The design of the G Flex is striking although we've had to try hard not to call it the banana phone. It's certainly one you can show off to your mates down the pub but the novelty quickly wears off.
A big problem is the sheer size of the device. The curve is supposed to fit your face and your hand better and while this may be technically true, the G Flex is too big for this to matter.
It's really a two-handed phone and one which will poke its head out of most coat pockets. See also: Sony Xperia Z1 Compact review.
LG's RearKey makes another appearance which is a marmite feature. Surrounding it is a grey/silver plastic cover which has a self-healing coating.
It seems to work with only a few hairline marks which we can only find if we look hard, but what it's like in six months' time is another matter and something we can't predict.
If you don't mind the size of the screen then the real question is does the curve bring any real benefit? Well we don't think it's big enough to make videos or gaming more immersive so the tech should probably be reserved for TVs.
It does give vertical lists a more 3D feel but that's got to be filed in the take it or leave it category.
What's disappointing is that the display has a 720p resolution which on a 6in screen which doesn't look great. We expect more from a high-end smartphone.
LG G Flex: speed and performance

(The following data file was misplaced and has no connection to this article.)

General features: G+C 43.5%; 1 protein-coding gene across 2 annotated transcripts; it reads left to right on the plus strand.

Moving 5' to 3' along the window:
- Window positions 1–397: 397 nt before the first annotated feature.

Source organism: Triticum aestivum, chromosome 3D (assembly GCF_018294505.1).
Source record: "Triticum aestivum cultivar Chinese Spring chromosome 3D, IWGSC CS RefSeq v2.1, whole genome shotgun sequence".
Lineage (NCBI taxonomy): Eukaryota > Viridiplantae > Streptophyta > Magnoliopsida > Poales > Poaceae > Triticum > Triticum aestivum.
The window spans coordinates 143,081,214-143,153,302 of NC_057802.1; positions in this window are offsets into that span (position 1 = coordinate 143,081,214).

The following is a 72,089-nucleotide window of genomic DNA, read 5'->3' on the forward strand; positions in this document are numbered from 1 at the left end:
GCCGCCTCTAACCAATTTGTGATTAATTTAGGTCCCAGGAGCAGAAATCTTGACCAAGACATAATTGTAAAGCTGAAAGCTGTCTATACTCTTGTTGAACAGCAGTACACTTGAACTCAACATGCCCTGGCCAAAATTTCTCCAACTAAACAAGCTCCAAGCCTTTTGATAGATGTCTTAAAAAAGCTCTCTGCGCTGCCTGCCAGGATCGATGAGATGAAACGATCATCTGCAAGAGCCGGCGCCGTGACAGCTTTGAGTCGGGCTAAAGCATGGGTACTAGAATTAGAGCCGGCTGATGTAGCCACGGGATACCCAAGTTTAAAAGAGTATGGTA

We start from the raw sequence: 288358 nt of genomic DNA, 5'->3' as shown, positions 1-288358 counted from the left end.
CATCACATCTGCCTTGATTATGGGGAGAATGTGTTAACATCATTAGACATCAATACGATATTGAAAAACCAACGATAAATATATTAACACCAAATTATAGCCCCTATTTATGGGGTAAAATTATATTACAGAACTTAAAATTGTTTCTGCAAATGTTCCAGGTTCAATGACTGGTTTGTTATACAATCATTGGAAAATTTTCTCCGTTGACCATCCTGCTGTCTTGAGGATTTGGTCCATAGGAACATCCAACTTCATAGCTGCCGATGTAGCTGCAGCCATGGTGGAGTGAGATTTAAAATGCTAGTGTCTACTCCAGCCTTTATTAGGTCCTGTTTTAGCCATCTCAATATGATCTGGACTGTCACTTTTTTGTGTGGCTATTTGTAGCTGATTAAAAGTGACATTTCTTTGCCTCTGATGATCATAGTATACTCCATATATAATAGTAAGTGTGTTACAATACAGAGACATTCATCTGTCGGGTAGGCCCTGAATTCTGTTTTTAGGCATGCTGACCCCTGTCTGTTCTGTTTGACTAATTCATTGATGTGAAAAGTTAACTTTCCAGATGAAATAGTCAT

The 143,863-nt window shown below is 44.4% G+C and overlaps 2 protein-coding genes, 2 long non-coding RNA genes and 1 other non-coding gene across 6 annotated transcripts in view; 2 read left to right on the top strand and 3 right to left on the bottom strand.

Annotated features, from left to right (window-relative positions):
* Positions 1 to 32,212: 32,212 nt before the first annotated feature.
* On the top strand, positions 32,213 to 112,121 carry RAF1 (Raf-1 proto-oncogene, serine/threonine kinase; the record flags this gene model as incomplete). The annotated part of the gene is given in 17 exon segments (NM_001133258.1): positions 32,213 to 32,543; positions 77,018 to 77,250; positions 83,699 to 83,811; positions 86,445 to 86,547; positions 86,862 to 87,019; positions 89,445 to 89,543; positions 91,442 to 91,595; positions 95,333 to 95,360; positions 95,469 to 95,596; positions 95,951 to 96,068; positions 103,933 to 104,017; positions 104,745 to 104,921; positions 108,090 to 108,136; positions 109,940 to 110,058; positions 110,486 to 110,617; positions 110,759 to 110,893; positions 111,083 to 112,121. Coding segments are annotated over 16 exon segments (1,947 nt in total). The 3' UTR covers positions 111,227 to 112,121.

Like the LG G2, there's a competent Snapdragon 800 processor so performance is very good. We've found the phone to be reliably smooth.
For the price, storage is a decent 32GB but there's no microSD card slot for adding more. We approve the inclusion of both NFC and Infrared.
The camera remains the same as the G2 which is no bad thing with its optical image stabilisation and added ability to shoot video in up to 4k resolution.
LG adds plenty of software features, some of which you won't discover unless you search the settings menu. KnockON switches the screen on with a double tap and that's just the start.
There's lots of customisation on offer and even though the screen is huge, the navigation buttons can swiped to one side and a button for the notifications bar added.
An advantage of the large screen size is the ability to run two apps side-by-side.
A big phone means the opportunity to install a big batter and that's exactly what LG has done. The G Flex comfortably lasts a couple of day with regular usage. Only users watching a lot of video of gaming constantly will need to charge every night.
The G Flex has some good elements but the bottom line is that the device itself is too big and the curved screen, aside from being just 720p, doesn't bring any real benefit. We award three and a haf stars.